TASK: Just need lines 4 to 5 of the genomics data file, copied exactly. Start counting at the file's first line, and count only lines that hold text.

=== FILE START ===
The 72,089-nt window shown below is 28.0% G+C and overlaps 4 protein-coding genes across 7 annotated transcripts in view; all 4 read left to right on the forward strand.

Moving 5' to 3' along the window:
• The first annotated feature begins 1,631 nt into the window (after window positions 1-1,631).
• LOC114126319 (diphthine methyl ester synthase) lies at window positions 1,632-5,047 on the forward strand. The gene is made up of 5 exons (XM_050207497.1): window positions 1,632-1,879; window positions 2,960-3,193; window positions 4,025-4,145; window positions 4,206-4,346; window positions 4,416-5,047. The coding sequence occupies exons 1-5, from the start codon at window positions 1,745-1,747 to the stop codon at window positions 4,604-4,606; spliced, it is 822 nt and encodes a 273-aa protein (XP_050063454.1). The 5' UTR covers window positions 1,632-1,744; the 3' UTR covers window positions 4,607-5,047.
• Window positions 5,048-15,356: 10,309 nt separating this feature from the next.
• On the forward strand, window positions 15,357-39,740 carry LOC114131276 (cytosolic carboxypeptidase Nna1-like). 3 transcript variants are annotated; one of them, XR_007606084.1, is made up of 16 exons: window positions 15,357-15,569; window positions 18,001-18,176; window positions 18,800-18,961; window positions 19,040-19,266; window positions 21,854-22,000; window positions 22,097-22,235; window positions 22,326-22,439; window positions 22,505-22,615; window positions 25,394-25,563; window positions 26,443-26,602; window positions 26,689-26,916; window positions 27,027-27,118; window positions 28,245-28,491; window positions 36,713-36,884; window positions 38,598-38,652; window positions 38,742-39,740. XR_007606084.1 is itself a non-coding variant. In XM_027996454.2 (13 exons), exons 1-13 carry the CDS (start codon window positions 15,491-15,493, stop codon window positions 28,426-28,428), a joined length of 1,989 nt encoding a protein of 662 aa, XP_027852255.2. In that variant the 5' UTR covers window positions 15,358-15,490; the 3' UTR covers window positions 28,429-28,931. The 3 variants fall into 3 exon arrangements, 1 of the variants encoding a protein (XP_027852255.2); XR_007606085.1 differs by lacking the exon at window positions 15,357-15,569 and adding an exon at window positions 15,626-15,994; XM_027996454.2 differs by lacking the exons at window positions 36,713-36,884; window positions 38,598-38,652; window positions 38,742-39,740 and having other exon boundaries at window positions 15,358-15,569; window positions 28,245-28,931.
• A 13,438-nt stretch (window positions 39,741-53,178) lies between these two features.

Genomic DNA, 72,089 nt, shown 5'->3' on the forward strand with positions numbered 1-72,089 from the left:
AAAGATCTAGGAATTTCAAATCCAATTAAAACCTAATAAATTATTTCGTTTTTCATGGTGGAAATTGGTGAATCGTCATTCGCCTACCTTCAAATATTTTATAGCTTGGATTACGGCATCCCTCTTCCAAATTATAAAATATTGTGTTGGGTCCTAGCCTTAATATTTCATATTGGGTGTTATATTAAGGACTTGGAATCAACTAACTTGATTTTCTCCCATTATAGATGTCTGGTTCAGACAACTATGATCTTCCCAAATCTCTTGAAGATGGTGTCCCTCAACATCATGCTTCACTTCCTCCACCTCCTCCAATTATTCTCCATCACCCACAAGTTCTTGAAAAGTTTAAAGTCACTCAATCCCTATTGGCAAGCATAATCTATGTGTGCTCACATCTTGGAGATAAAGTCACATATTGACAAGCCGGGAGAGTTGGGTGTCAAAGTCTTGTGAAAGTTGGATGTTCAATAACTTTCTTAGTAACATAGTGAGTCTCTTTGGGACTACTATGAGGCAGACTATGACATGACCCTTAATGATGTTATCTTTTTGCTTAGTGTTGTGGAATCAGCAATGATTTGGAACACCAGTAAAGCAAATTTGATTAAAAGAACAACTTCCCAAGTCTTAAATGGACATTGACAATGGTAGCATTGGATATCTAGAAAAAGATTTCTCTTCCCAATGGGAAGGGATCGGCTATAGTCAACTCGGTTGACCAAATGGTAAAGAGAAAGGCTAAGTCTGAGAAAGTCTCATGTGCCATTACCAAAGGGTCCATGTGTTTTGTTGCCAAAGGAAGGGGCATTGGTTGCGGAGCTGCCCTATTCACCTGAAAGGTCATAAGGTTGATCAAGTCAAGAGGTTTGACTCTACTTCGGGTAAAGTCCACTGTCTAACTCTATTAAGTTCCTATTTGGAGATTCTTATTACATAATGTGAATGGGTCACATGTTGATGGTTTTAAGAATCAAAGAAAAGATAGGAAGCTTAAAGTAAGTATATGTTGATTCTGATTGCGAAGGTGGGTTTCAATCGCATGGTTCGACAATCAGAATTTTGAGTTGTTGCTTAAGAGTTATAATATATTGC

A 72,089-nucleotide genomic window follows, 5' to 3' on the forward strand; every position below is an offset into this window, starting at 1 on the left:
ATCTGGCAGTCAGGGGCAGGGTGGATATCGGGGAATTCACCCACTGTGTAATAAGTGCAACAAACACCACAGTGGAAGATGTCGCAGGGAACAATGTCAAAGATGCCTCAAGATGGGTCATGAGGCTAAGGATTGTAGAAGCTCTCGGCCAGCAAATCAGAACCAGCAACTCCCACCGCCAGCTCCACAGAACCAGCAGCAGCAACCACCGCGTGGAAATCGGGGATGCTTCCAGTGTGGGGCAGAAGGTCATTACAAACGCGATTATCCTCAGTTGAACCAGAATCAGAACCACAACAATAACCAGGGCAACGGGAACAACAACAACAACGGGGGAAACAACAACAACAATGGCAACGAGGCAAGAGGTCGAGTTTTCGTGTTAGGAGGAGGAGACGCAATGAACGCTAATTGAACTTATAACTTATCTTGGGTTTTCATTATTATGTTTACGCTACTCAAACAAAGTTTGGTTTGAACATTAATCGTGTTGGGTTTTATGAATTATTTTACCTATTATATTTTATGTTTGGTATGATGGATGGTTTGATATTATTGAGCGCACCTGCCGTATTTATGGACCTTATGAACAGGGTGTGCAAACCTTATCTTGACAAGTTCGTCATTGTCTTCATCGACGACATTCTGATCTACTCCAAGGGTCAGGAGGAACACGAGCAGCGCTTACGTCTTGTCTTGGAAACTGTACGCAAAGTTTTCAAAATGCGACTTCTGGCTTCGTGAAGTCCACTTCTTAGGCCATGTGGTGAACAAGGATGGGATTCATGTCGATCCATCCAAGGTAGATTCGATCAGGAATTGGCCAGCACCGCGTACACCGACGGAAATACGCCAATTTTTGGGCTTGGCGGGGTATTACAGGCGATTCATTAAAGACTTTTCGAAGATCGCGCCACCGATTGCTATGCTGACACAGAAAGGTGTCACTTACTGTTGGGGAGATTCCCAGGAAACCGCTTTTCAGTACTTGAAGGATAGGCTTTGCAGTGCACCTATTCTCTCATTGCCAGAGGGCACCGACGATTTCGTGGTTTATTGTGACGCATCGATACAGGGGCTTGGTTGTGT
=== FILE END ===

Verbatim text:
• LOC114126319 (diphthine methyl ester synthase) lies at window positions 1,632-5,047 on the forward strand. The gene is made up of 5 exons (XM_050207497.1): window positions 1,632-1,879; window positions 2,960-3,193; window positions 4,025-4,145; window positions 4,206-4,346; window positions 4,416-5,047. The coding sequence occupies exons 1-5, from the start codon at window positions 1,745-1,747 to the stop codon at window positions 4,604-4,606; spliced, it is 822 nt and encodes a 273-aa protein (XP_050063454.1). The 5' UTR covers window positions 1,632-1,744; the 3' UTR covers window positions 4,607-5,047.
• Window positions 5,048-15,356: 10,309 nt separating this feature from the next.